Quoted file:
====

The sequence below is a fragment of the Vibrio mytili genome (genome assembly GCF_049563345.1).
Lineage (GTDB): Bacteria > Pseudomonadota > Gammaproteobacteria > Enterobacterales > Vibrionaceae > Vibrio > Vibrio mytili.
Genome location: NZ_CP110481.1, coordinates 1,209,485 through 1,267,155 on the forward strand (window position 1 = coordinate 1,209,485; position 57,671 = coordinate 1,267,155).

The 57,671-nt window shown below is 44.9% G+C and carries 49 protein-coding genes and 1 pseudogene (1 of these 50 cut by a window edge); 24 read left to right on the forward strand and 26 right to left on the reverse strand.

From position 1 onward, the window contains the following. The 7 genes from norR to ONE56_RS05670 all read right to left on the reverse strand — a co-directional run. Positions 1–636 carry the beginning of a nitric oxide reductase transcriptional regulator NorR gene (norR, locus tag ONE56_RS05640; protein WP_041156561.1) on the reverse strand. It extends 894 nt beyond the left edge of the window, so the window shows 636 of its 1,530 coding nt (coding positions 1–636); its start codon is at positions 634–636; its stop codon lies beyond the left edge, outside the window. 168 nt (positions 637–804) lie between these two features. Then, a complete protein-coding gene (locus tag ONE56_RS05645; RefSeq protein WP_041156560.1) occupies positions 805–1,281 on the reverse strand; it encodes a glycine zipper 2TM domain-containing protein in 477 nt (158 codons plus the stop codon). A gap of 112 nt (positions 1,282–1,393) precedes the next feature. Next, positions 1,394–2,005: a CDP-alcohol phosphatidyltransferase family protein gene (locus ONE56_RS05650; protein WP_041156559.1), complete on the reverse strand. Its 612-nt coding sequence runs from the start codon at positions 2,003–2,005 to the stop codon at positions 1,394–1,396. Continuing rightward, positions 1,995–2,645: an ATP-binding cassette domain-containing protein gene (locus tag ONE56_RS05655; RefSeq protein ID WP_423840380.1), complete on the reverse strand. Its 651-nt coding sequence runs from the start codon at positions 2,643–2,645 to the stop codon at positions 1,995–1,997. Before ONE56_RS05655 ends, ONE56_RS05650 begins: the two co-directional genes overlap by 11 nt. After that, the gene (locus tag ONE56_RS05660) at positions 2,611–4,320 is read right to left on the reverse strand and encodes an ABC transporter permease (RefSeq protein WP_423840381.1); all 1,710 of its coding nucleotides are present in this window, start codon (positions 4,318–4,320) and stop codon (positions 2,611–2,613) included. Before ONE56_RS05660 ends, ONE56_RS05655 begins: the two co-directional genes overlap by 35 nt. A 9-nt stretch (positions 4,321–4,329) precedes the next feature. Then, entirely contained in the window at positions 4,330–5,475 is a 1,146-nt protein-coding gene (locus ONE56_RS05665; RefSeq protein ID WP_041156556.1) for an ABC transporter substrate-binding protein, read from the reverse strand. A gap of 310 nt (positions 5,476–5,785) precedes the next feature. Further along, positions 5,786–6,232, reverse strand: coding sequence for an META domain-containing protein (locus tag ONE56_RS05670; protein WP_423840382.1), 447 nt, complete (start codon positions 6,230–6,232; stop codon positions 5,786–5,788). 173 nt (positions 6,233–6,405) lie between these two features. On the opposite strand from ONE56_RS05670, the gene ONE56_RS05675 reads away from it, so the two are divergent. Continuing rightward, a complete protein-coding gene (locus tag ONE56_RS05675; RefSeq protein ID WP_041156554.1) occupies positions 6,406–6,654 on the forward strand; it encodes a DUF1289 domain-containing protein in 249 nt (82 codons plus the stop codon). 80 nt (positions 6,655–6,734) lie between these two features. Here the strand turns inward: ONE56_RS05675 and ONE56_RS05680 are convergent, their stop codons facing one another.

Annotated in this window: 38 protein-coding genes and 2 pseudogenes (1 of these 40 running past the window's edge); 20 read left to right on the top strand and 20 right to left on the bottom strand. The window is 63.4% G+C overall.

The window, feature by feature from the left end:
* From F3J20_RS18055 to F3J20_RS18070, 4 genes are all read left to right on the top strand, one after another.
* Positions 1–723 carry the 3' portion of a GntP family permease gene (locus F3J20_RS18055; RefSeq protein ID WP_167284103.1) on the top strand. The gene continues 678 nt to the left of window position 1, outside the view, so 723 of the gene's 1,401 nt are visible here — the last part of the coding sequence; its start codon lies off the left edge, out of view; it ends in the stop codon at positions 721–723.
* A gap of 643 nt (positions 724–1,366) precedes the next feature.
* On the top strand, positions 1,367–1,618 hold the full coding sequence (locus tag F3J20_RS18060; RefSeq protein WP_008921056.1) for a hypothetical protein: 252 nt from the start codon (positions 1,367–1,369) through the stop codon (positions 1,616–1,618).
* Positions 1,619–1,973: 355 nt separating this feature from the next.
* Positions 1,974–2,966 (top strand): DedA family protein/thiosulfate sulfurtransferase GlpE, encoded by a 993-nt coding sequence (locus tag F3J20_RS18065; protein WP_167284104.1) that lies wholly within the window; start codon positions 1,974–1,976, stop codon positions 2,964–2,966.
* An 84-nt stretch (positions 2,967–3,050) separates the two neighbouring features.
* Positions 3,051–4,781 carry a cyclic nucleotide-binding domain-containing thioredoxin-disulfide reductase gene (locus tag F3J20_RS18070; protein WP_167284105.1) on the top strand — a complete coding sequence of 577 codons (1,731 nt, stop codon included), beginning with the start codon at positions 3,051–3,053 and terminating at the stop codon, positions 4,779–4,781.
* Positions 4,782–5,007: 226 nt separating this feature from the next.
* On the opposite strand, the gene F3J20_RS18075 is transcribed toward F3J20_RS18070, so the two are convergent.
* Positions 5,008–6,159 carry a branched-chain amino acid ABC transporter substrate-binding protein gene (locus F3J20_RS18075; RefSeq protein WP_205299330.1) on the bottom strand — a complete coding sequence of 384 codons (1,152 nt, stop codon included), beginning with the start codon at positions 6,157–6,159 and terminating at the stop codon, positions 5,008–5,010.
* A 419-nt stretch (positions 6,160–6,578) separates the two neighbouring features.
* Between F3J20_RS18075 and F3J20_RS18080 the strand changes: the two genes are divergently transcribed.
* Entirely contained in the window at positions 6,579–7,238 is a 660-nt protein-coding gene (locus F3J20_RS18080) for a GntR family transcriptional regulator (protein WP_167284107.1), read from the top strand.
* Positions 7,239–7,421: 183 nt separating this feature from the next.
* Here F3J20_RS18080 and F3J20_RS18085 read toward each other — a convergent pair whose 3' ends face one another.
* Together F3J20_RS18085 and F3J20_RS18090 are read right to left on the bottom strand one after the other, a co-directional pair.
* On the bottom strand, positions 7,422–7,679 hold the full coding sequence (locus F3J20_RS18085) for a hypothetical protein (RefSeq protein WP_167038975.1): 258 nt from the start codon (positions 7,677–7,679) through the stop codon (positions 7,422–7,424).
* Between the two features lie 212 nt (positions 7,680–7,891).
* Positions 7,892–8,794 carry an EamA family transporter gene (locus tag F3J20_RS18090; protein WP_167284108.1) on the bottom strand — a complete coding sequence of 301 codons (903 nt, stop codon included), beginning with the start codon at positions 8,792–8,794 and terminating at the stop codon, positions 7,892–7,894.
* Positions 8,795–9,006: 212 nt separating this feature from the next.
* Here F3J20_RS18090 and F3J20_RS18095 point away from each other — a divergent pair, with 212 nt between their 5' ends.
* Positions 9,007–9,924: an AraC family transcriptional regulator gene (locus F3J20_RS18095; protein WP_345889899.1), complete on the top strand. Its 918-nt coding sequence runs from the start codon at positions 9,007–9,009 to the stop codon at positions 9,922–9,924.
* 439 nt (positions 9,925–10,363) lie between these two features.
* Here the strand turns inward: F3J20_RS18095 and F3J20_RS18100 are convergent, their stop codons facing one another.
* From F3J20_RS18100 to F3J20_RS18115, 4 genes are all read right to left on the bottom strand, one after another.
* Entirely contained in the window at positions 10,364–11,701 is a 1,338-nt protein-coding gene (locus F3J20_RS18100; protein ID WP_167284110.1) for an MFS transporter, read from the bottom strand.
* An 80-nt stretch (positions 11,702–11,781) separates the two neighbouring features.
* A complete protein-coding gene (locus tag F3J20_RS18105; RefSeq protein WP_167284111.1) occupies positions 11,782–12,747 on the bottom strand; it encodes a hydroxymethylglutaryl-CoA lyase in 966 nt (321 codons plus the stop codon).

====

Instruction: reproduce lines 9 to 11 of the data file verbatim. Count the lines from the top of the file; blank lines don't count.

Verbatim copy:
* Positions 1–723 carry the 3' portion of a GntP family permease gene (locus F3J20_RS18055; RefSeq protein ID WP_167284103.1) on the top strand. The gene continues 678 nt to the left of window position 1, outside the view, so 723 of the gene's 1,401 nt are visible here — the last part of the coding sequence; its start codon lies off the left edge, out of view; it ends in the stop codon at positions 721–723.
* A gap of 643 nt (positions 724–1,366) precedes the next feature.
* On the top strand, positions 1,367–1,618 hold the full coding sequence (locus tag F3J20_RS18060; RefSeq protein WP_008921056.1) for a hypothetical protein: 252 nt from the start codon (positions 1,367–1,369) through the stop codon (positions 1,616–1,618).